I only ran out of charge once, even though my range was less than four miles. It was always enough. However battery technology has endured one of the slowest rates of development in the industrial age. Our batteries today aren’t much more efficient than the batteries which powered the electric cars before the gasoline era!

For a long time I never saw anyone else riding an electric scooter, then actor Kevin Spacey rode a Zappy to the 2000 Academy Award Nominations, and then they began popping up all over the place.

Then in November 2000 I upgraded to a Phat Flyer. Made by Currie Technologies in California, this was a truly practical electric scooter. Based on inaccurate specifications at the time, I imagined I was going 15MPH with a range of 15 miles.

The larger wheels meant you didn’t have to scan the road ahead for every stick, stone and crack. The wide handlebars, low center of gravity and general strength of the tube frame provided a ride that felt stable, safe and completely controllable. It was wobble-fee.

I got one of the first Phat Flyers released, courtesy of Scott at Following some bicycle-style safety checks with a wrench set and a delay of 40 hours owing to work and darkness, I finally planted the yellow monster on the pavement at daybreak and pushed down my right thumb.

My first generation Phat Flyer photographed in 2000

This is what electric scooters were meant to be! Okay, so the chain drive was a little noisy in all of that silence, but believe me, all you can hear after a second or two is wind blasting against your helmet. (At these speeds, you’d better get out your old helmet again!)

Motorcycles have hydraulic brakes, as do cars, so you have to remember that the Phat Flyer has bicycle style brakes, because those stop signs loom up pretty fast. When it comes to lower speeds, this type of scooter beats the Zappy simply because it can free-wheel. Okay, it doesn’t have the minimal resistance of a Xootr kick scooter or even a Razor, but there are times when you don’t want to be blasting past everything at 10MPH and it’s nice to put your foot down and scoot now and again. As with a kick scooter, downhill gradients are a free ride on the Flyer.

The Law

Laws pertaining to electric scooters vary from city to state to country. In some places in the world you are free to do anything you like on your electric scooter. Usually however, the electric scooter rider is subject to the same laws as the bicycle rider. This means keeping off the sidewalk, dismounting on a crosswalk, and obeying the rules of the road, including stop signs. Almost every policeman in the world has no idea what is legal for an electric scooter, so most will leave you alone unless you are naked and covered in strawberry ice cream.

However, some law enforcement officials will stop you and attempt to think of ways to punish you for having so much fun. The punishments do not include ice-cream and nudity, and some e-scoot riders have wound up arguing over tickets in the courtroom. Insight and advice pertaining to such legal situations can be found on-line at the Zappy eGroup.

The Future?

It’s still another three days until my permit to drive my old gasoline car is active again. I only get one day every two weeks now. Telecommuting from my home office in my bedroom has made me stir crazy, so I’m off to the local café for some good coffee. I smile and wave at a hundred or so fellow electric scooter riders as I glide over the cracks in the boulevard. Plugging in at the café, I remember with amusement how it used to require a seven-seater four-wheel-drive sport-utility-vehicle with air conditioning and mud tires for my ninety pound girlfriend to acquire a cappuccino from the café three blocks from her house. A young mother on skates glides by behind her self-propelled electric baby carriage. The restaurant next door receives a delivery from an electric road barge. The streets are so quiet, you would have been able to hear chirping and birdsong, if only the birds had survived the gasoline era.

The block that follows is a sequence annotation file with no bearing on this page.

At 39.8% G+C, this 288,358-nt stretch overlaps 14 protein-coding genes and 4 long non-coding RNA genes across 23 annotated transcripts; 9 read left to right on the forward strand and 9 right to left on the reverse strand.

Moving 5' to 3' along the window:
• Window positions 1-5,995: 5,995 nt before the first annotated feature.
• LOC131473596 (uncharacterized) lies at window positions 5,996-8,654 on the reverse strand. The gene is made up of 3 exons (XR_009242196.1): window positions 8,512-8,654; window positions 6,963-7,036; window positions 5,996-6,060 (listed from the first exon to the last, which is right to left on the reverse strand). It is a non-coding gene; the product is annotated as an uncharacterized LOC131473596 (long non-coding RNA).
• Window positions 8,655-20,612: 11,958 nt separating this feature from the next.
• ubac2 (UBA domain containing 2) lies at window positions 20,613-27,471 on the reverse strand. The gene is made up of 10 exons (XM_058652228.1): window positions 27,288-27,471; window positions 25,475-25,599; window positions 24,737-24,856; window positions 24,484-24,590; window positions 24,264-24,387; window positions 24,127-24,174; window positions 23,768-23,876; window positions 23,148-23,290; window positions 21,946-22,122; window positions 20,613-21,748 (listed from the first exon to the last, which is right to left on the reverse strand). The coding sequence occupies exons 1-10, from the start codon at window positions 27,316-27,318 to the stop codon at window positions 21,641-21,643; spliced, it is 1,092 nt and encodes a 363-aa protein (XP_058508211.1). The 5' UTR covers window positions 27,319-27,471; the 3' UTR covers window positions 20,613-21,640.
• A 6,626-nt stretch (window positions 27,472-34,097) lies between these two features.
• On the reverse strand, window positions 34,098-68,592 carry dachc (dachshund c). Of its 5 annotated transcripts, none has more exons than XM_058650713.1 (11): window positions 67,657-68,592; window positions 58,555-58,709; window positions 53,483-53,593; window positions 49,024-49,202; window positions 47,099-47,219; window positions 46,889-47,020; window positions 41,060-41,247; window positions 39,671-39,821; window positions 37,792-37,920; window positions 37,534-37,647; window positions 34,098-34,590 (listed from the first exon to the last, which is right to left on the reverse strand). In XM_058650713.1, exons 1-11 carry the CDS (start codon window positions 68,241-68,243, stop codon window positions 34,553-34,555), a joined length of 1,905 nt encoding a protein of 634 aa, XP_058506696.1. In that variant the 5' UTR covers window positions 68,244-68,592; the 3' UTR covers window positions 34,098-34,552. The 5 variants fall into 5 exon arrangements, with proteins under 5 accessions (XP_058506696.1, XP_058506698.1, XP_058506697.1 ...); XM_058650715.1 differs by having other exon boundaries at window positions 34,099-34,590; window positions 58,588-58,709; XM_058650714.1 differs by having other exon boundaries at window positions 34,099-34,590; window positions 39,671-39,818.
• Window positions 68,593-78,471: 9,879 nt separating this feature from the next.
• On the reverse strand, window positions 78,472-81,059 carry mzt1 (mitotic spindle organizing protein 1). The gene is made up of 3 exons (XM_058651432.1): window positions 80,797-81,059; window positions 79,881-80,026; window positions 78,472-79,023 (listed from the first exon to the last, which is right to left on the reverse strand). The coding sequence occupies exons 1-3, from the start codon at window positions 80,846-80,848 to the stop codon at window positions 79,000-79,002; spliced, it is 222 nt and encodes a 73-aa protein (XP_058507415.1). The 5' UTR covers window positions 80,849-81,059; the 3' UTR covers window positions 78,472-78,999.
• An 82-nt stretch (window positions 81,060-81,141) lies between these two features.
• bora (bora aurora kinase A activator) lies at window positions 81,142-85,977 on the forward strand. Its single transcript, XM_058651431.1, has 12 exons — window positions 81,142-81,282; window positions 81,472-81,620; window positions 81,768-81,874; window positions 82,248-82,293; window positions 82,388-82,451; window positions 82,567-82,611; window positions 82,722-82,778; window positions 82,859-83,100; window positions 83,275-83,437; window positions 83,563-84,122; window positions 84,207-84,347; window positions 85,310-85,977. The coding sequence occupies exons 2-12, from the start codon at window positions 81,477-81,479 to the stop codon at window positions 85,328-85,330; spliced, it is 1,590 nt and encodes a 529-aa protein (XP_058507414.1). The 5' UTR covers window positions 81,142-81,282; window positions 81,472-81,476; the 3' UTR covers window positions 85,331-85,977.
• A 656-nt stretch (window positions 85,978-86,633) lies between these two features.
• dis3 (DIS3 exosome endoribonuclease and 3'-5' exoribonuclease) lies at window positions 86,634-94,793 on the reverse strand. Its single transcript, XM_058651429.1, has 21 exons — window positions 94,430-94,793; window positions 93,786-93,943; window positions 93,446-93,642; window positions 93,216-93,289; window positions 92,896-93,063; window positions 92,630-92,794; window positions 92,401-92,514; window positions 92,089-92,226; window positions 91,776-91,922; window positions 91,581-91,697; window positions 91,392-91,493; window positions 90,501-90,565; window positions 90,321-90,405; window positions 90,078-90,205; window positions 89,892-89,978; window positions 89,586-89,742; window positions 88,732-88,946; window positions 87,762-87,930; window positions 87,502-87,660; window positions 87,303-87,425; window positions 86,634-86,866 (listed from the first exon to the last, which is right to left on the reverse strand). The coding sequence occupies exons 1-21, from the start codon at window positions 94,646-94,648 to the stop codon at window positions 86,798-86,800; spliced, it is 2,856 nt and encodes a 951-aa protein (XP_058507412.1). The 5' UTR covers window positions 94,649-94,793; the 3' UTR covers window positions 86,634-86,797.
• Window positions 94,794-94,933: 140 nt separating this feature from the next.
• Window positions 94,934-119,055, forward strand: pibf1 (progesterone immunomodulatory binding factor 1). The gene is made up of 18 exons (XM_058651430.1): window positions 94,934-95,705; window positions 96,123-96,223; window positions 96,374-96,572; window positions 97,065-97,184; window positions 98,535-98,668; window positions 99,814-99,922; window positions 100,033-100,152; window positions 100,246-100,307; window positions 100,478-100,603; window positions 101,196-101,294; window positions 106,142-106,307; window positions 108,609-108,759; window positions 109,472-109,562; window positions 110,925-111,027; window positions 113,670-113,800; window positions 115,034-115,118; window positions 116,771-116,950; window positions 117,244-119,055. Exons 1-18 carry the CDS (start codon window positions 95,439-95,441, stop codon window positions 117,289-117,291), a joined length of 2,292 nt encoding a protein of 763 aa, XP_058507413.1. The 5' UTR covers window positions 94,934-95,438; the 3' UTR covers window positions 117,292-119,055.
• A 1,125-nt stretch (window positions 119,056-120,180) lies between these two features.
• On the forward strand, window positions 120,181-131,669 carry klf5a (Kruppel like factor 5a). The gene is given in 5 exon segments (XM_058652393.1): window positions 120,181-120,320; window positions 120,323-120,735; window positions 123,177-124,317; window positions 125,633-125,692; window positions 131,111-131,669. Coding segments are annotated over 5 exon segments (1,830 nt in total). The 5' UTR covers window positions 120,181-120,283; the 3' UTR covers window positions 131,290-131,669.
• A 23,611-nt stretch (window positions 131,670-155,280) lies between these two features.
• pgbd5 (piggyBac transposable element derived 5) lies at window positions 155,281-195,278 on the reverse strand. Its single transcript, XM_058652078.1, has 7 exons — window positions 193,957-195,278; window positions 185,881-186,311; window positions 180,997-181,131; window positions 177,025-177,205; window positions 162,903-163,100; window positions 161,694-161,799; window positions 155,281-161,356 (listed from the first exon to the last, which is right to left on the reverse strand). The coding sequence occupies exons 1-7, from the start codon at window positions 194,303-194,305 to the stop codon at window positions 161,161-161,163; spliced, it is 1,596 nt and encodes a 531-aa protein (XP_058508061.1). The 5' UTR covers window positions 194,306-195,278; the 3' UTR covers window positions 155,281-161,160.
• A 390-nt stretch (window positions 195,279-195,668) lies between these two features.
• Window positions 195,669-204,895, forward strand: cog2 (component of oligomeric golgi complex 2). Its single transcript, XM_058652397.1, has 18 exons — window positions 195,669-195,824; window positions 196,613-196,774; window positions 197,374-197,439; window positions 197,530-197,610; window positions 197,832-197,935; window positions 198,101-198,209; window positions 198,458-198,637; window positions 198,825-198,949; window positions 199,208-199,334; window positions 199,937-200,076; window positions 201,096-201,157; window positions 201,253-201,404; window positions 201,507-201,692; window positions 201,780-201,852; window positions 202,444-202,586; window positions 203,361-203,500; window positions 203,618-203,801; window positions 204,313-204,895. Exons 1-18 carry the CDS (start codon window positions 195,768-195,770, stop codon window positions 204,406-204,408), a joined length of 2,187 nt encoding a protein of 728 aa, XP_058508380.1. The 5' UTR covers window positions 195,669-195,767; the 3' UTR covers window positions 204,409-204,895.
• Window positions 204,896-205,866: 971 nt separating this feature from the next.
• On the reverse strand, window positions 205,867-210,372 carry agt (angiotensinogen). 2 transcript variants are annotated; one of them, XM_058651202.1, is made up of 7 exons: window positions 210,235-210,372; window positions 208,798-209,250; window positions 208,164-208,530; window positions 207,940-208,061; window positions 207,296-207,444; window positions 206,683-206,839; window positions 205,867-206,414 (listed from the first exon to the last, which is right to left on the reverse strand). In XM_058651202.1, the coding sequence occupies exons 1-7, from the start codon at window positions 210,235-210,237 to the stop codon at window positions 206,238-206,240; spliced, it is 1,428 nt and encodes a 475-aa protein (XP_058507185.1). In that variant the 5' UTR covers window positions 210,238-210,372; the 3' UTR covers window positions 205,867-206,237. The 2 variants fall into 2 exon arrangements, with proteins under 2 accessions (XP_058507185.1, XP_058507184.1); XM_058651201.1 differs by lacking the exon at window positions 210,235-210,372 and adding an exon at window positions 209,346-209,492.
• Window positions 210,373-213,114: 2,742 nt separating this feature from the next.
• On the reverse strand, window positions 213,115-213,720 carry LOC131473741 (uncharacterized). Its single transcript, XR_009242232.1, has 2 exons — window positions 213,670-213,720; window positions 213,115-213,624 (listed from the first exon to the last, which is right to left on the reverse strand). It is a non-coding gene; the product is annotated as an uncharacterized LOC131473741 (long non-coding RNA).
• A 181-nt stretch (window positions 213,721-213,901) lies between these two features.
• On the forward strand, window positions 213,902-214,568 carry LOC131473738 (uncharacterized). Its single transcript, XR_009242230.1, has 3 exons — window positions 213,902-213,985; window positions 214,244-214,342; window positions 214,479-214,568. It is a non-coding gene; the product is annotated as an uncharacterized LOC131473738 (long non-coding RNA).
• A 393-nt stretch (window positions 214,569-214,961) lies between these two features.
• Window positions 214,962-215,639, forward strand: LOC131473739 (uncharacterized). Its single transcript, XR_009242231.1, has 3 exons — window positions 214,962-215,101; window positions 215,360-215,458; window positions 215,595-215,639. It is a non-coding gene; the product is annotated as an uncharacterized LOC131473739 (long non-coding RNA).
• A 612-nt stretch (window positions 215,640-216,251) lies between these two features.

Buy one

Links to electric scooter related web-sites have been removed from this article because they keep changing! I suggest a Google search for the latest choices.

Truth in Advertising is just about the only scooter-dealer website that has been honest enough to conduct performance tests and publish the results. Every scooter you see for sale in the stores, or online seems to have the range and speed of an imaginary twin, but EVdeals has published the truth. The following figures are from EVdeals in August 2003.

Taking a dozen of the most widely available electric scooters, they have revealed that average speed on level asphalt is between 9.8MPH and 12.7MPH. Duration or run time, in my view the most important figure, is between 28.6 minutes and 37.5 minutes. Hardly enough for an afternoon out and about!

Maximum speed is between 13.3MPH and 22MPH, the latter being attained by a heavier class of vehicle similar to a road-going moped, and range is between 5.7 and 8.6 miles. How many of us have bought scooters and then imagined we had ridden for 15 miles because the box said we could?

True, there are other scooters out there that look like Vespas and claim to go for 35 miles, but these have not been tested in the same honest and true fashion, so buyer beware. Let’s face it, those electric cars of the early 20th century had the same battery technology that we are using a century later. Is there anything else so important in our technological world that has evolved as little as the battery in over 100 years? No wonder there are so many conspiracy theories about various oil companies suppressing battery breakthroughs.

Jeffrey the Barak is the publisher of the-vu